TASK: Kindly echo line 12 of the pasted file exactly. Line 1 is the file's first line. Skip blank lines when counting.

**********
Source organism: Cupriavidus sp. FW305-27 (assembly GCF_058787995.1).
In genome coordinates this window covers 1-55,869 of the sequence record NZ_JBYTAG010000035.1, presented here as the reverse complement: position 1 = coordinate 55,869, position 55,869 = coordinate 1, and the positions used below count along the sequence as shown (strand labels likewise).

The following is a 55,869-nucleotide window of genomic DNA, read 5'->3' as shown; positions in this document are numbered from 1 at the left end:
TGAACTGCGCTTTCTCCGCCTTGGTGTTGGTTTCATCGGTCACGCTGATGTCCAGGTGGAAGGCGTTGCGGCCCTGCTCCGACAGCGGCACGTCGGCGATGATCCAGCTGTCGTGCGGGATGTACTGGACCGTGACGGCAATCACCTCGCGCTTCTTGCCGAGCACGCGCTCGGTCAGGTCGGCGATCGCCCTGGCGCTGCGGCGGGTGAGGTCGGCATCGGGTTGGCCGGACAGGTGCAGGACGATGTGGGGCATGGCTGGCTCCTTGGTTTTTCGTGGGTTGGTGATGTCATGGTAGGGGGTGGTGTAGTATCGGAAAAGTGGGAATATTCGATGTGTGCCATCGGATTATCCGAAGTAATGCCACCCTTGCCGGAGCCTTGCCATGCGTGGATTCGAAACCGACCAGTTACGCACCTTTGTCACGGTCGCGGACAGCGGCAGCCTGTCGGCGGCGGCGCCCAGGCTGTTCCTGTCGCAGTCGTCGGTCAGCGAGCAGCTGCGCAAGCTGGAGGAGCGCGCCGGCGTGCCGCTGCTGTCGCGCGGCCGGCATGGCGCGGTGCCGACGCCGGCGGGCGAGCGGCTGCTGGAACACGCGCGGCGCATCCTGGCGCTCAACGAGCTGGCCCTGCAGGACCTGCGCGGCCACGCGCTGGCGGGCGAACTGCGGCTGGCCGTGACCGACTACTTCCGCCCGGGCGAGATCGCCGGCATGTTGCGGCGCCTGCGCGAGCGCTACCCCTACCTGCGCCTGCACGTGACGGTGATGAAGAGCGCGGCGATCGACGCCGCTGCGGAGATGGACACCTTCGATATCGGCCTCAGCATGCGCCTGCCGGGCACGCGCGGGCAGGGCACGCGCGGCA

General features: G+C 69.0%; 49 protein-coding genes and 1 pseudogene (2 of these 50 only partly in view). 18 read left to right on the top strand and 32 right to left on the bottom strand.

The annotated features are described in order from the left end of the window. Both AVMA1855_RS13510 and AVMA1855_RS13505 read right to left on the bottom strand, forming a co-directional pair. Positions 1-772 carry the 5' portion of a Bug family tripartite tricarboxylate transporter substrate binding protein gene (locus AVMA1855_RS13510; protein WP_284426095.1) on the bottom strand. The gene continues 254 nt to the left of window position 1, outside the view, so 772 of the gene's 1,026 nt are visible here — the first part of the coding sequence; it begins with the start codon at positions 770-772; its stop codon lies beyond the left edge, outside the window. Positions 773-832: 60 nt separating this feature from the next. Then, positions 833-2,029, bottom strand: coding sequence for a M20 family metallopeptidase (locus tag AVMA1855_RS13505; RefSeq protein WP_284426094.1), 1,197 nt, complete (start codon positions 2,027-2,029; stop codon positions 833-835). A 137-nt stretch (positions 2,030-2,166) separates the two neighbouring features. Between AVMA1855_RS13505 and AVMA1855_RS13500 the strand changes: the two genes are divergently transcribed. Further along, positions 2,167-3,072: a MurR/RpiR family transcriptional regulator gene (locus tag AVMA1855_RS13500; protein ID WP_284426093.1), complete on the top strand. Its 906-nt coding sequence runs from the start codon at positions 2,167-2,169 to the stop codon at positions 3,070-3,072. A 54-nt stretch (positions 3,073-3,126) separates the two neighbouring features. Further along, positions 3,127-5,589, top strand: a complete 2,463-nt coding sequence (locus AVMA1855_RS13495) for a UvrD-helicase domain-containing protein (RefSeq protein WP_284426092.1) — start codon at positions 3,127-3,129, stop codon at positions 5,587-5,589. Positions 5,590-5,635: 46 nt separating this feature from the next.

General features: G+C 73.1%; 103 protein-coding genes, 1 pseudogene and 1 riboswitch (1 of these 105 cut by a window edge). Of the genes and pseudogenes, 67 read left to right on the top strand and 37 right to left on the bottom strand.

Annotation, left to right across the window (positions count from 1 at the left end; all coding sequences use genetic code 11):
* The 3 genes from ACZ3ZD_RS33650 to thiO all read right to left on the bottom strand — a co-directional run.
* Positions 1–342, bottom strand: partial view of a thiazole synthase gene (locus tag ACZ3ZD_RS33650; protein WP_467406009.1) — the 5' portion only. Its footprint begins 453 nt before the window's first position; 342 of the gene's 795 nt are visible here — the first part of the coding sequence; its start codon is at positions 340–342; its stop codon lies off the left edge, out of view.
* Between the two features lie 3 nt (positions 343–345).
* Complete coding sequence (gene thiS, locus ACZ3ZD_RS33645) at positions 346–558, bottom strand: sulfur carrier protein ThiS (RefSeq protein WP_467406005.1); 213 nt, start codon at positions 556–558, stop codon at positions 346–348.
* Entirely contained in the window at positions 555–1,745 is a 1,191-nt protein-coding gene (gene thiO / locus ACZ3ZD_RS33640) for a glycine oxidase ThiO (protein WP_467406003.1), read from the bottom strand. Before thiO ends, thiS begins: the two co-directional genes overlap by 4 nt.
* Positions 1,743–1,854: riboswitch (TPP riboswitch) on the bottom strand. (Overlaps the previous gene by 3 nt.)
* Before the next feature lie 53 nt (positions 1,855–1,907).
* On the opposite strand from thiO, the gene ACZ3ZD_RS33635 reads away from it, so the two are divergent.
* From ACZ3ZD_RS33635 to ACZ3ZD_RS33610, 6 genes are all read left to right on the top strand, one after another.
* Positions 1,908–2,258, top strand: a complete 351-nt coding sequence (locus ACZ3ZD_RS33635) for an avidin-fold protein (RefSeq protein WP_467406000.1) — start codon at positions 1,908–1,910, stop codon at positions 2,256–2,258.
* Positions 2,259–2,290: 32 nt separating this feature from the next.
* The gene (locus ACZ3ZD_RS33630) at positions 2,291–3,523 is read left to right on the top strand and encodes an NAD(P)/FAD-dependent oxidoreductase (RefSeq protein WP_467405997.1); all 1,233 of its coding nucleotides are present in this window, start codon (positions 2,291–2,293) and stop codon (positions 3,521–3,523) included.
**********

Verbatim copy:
* Complete coding sequence (gene thiS, locus ACZ3ZD_RS33645) at positions 346–558, bottom strand: sulfur carrier protein ThiS (RefSeq protein WP_467406005.1); 213 nt, start codon at positions 556–558, stop codon at positions 346–348.